Keystone XL project officially dead – Alberta taxpayers out $1.3 billion

June 10, 2021 user

TC Energy announced Wednesday it was shutting the project and Alberta Premier Jason Kenney said his government has reached an exit agreement with the company, leaving taxpayers on the hook for $1.3 billion.

Alberta taxpayers are out $1.3 billion after plans for the Keystone XL pipeline project were officially shelved.

TC Energy announced Wednesday it was shutting the project and Alberta Premier Jason Kenney said his government has reached an exit agreement with the company, leaving taxpayers on the hook for $1.3 billion.

Kenney gave the company a $1.5 billion cash investment and another $6 billion in loan guarantees in the hopes the project would move forward with the expansion of the project through the US.

The taxpayer’s cash was thrown in despite the fact Democratic candidate Joe Biden said he would revoke the pipeline’s permit on his first day in office, if elected.

Well, he was, and he did.

“We remain disappointed and frustrated with the circumstances surrounding the Keystone XL project, including the cancellation of the presidential permit for the pipeline’s border crossing,” said Kenney in a Wednesday statement.

“Having said this, Alberta will continue to play an important role in a reliable, affordable North American energy system. We will work with our U.S. partners to ensure we are able to meet U.S. energy demands through the responsible development and transportation of our resources.”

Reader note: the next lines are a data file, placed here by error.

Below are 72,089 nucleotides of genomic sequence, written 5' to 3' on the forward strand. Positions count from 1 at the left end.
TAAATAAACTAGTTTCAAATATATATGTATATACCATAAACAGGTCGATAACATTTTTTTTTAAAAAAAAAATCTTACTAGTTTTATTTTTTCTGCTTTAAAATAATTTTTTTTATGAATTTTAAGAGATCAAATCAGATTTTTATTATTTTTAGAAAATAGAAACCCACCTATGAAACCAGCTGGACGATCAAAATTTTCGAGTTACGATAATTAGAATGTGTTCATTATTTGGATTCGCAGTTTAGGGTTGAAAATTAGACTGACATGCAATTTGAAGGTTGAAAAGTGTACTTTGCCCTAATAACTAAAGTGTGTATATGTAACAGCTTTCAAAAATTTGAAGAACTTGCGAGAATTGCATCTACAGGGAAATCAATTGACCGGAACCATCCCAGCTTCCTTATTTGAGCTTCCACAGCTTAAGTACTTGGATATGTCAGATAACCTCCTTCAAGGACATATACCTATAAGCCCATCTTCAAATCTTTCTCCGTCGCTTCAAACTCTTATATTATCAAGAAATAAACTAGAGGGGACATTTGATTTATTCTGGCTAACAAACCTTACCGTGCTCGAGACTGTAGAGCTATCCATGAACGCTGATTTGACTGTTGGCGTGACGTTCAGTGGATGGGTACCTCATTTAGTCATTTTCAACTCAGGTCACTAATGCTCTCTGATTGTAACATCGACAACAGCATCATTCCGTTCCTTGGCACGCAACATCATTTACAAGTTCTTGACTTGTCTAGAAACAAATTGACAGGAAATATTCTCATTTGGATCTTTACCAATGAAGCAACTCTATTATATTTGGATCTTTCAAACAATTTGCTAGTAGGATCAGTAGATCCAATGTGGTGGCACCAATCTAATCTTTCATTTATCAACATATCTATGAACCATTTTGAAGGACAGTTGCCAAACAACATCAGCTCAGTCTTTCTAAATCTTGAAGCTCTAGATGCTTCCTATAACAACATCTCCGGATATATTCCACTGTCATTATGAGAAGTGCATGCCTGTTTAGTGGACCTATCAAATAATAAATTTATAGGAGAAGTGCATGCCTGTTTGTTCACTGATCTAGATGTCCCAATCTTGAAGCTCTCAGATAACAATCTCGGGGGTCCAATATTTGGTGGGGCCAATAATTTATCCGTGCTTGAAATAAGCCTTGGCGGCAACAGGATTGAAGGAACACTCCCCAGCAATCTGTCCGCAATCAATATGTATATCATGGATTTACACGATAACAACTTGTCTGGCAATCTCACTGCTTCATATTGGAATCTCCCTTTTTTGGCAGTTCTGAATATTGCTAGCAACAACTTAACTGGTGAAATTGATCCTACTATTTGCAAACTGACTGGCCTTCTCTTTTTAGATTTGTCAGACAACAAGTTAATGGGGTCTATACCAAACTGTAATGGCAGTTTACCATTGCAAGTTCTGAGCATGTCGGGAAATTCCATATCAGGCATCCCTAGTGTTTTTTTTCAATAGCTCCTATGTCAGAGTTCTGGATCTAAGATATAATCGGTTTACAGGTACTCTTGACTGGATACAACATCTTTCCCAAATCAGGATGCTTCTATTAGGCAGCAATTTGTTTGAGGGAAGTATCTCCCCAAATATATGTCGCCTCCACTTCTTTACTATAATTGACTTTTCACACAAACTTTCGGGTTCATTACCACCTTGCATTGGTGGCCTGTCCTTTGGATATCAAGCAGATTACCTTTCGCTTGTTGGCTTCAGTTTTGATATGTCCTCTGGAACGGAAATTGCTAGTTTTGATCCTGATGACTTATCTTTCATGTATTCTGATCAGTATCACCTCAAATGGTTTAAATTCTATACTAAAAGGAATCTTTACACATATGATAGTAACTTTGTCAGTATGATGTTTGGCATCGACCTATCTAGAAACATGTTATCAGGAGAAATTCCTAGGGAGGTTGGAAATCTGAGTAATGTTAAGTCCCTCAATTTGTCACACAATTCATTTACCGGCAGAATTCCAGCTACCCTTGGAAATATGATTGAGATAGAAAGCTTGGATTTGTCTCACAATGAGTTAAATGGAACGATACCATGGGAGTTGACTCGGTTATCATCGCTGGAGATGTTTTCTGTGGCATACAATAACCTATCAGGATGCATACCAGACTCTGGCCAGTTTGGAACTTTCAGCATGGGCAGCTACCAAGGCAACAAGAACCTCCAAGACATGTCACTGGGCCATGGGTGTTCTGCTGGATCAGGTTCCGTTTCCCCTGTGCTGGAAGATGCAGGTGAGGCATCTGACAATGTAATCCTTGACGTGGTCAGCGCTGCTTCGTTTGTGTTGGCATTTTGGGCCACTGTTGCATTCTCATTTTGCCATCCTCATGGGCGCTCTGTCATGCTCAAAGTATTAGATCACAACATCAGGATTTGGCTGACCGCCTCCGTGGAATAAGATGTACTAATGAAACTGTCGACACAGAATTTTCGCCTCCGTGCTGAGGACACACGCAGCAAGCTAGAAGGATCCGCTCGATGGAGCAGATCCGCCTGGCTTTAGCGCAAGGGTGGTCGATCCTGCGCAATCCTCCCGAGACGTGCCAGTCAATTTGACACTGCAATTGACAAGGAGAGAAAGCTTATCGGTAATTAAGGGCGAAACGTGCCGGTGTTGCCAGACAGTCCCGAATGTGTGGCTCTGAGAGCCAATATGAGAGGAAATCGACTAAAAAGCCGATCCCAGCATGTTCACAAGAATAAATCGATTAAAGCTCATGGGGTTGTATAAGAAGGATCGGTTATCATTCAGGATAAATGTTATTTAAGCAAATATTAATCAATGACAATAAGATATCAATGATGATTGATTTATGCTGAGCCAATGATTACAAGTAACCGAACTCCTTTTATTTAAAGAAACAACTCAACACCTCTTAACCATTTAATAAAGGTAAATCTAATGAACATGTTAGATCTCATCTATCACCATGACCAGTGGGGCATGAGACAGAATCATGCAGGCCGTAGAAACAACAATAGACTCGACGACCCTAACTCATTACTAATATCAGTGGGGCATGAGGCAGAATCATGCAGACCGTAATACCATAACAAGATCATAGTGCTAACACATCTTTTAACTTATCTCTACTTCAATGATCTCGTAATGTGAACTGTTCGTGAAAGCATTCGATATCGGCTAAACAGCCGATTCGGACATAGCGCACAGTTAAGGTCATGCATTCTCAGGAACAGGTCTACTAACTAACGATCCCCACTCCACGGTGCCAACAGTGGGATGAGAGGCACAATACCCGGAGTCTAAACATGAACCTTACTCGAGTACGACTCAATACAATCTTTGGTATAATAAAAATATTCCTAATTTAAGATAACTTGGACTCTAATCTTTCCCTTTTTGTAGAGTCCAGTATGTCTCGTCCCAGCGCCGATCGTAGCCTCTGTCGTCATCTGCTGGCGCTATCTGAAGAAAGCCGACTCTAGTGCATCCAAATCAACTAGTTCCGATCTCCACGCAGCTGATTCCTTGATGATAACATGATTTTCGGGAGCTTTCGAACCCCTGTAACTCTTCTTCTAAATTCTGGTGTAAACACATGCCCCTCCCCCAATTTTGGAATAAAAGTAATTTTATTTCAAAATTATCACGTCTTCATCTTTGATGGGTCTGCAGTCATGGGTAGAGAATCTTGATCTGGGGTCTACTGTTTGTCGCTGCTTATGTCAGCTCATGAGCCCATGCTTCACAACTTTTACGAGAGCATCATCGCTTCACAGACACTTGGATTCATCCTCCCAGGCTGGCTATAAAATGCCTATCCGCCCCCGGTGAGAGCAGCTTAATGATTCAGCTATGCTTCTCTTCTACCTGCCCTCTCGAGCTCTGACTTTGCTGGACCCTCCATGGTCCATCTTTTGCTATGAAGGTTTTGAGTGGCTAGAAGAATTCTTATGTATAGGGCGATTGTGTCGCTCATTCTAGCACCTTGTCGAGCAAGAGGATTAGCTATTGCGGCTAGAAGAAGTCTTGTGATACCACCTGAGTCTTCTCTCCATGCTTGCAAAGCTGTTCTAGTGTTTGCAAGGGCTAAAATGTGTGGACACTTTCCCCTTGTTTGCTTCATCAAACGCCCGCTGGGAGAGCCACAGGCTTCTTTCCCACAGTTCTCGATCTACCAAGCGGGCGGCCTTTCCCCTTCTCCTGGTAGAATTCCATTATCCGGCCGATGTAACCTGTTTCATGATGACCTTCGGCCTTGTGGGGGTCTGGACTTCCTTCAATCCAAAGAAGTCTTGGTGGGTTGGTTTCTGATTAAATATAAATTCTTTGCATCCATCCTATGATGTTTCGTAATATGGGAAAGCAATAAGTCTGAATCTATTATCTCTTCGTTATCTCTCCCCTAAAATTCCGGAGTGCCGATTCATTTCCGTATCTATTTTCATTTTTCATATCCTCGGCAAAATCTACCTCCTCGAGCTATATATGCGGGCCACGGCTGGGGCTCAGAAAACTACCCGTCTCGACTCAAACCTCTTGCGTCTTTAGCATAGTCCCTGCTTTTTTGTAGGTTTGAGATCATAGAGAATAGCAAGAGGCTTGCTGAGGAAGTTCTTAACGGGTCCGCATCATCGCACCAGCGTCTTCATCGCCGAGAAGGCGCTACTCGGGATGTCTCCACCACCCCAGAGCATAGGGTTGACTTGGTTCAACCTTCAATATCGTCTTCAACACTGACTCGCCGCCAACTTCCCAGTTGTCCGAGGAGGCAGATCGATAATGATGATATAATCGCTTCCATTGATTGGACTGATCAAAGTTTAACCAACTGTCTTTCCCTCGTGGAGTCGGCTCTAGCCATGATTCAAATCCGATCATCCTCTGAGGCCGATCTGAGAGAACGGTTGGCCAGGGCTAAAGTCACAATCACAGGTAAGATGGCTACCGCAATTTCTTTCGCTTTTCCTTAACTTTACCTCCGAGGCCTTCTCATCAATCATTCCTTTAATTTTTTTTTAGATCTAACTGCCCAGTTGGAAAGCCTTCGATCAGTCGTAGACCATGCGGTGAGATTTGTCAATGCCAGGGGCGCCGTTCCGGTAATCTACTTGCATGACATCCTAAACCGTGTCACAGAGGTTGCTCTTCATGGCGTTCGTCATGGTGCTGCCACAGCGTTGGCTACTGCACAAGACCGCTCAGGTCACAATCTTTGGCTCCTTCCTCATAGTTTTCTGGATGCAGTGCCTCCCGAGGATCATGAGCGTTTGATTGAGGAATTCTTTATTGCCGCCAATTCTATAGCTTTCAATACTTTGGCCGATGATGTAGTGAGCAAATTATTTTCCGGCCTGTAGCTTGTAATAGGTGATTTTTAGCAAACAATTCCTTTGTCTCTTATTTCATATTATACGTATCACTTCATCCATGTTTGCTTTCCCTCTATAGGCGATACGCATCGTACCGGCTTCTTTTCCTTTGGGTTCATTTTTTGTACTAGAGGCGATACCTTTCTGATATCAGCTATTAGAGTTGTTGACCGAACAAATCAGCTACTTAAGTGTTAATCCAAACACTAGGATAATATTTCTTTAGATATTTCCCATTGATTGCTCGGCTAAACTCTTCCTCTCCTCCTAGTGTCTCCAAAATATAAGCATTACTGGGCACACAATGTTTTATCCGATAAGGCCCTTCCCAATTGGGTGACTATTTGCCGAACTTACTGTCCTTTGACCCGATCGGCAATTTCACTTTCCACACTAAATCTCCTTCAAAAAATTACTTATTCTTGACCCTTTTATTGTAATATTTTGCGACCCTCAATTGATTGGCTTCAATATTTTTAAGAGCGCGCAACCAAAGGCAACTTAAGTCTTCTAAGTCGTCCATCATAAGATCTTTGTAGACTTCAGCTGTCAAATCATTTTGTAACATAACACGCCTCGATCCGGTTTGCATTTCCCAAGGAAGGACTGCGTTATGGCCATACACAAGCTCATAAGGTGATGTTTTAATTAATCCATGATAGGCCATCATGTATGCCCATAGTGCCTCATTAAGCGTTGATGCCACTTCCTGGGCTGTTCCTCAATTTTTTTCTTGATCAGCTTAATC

As to why they invested in the first place, the province said: “Alberta’s government invested in Keystone XL because the project aligned with the province’s long-term economic interests. The pipeline’s completion would have led to higher prices as well as increased volumes of oil sands crude production, generating at least $30 billion in increased royalties over 20 years for Alberta taxpayers.”

To date, roughly 150 kilometres of pipeline has been installed in Alberta, employing more than 1,600 people during peak construction.

“We invested in Keystone XL because of the long-term economic benefits it would have provided Albertans and Canadians. However, terminating our relationship with TC Energy’s project is in the best interest of Albertans under current conditions. We remain undeterred in our commitment to stand up for Alberta’s energy sector and the hard-working people it employs,” said Energy Minister Sonya Savage.

TC Energy swung to a loss in the first quarter, hit by $2.2 billion (US$1.81 billion) impairment charges related to the suspension of the Keystone XL project.

“We value the strong relationships we’ve built through the development of this project and the experience we’ve gained. We remain grateful to the many organizations that supported the project and would have shared in its benefits,” said TC Energy’s president and CEO, François Poirier.

“Through the process, we developed meaningful Indigenous equity opportunities and a first-of-its-kind, industry leading plan to operate the pipeline with net-zero emissions throughout its lifecycle. We will continue to identify opportunities to apply this level of ingenuity across our business going forward, including our current evaluation of the potential to power existing U.S. assets with renewable energy.”

Attorneys for 21 states have lined up and are suing Biden over his cancellation of the Keystone XL pipeline.

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